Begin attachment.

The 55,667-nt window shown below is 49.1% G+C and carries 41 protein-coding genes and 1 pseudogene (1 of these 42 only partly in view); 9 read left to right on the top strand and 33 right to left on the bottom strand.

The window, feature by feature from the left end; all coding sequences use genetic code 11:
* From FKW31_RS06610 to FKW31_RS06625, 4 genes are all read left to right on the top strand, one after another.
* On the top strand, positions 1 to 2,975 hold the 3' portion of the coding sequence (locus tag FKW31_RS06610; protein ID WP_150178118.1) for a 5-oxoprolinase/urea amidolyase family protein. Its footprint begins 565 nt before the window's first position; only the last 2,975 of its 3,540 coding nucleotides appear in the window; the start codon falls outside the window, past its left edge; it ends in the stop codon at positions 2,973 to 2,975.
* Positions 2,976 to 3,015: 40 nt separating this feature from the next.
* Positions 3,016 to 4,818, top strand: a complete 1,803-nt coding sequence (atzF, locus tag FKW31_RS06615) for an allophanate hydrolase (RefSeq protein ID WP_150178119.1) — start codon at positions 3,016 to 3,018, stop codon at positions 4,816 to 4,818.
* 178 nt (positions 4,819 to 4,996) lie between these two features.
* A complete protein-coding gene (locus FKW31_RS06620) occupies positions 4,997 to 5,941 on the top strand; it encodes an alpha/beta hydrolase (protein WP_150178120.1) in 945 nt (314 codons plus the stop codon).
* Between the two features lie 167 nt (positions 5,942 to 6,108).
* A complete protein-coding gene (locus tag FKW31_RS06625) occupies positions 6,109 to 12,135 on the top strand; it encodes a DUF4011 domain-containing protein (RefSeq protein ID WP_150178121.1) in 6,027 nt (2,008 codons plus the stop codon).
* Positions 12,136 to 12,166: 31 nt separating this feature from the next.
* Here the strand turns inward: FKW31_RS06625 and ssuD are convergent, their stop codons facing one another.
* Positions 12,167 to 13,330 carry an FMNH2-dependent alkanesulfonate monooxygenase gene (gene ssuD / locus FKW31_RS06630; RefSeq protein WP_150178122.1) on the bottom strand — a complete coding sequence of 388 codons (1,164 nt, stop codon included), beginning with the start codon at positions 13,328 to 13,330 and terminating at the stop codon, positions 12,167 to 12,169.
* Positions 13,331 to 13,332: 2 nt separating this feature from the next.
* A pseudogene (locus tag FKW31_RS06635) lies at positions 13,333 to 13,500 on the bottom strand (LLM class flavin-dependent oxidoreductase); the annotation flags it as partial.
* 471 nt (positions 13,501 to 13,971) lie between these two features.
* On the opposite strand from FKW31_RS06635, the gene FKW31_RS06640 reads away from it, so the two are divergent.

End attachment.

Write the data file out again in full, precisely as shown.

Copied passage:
The 55,667-nt window shown below is 49.1% G+C and carries 41 protein-coding genes and 1 pseudogene (1 of these 42 only partly in view); 9 read left to right on the top strand and 33 right to left on the bottom strand.

The window, feature by feature from the left end; all coding sequences use genetic code 11:
* From FKW31_RS06610 to FKW31_RS06625, 4 genes are all read left to right on the top strand, one after another.
* On the top strand, positions 1 to 2,975 hold the 3' portion of the coding sequence (locus tag FKW31_RS06610; protein ID WP_150178118.1) for a 5-oxoprolinase/urea amidolyase family protein. Its footprint begins 565 nt before the window's first position; only the last 2,975 of its 3,540 coding nucleotides appear in the window; the start codon falls outside the window, past its left edge; it ends in the stop codon at positions 2,973 to 2,975.
* Positions 2,976 to 3,015: 40 nt separating this feature from the next.
* Positions 3,016 to 4,818, top strand: a complete 1,803-nt coding sequence (atzF, locus tag FKW31_RS06615) for an allophanate hydrolase (RefSeq protein ID WP_150178119.1) — start codon at positions 3,016 to 3,018, stop codon at positions 4,816 to 4,818.
* 178 nt (positions 4,819 to 4,996) lie between these two features.
* A complete protein-coding gene (locus FKW31_RS06620) occupies positions 4,997 to 5,941 on the top strand; it encodes an alpha/beta hydrolase (protein WP_150178120.1) in 945 nt (314 codons plus the stop codon).
* Between the two features lie 167 nt (positions 5,942 to 6,108).
* A complete protein-coding gene (locus tag FKW31_RS06625) occupies positions 6,109 to 12,135 on the top strand; it encodes a DUF4011 domain-containing protein (RefSeq protein ID WP_150178121.1) in 6,027 nt (2,008 codons plus the stop codon).
* Positions 12,136 to 12,166: 31 nt separating this feature from the next.
* Here the strand turns inward: FKW31_RS06625 and ssuD are convergent, their stop codons facing one another.
* Positions 12,167 to 13,330 carry an FMNH2-dependent alkanesulfonate monooxygenase gene (gene ssuD / locus FKW31_RS06630; RefSeq protein WP_150178122.1) on the bottom strand — a complete coding sequence of 388 codons (1,164 nt, stop codon included), beginning with the start codon at positions 13,328 to 13,330 and terminating at the stop codon, positions 12,167 to 12,169.
* Positions 13,331 to 13,332: 2 nt separating this feature from the next.
* A pseudogene (locus tag FKW31_RS06635) lies at positions 13,333 to 13,500 on the bottom strand (LLM class flavin-dependent oxidoreductase); the annotation flags it as partial.
* 471 nt (positions 13,501 to 13,971) lie between these two features.
* On the opposite strand from FKW31_RS06635, the gene FKW31_RS06640 reads away from it, so the two are divergent.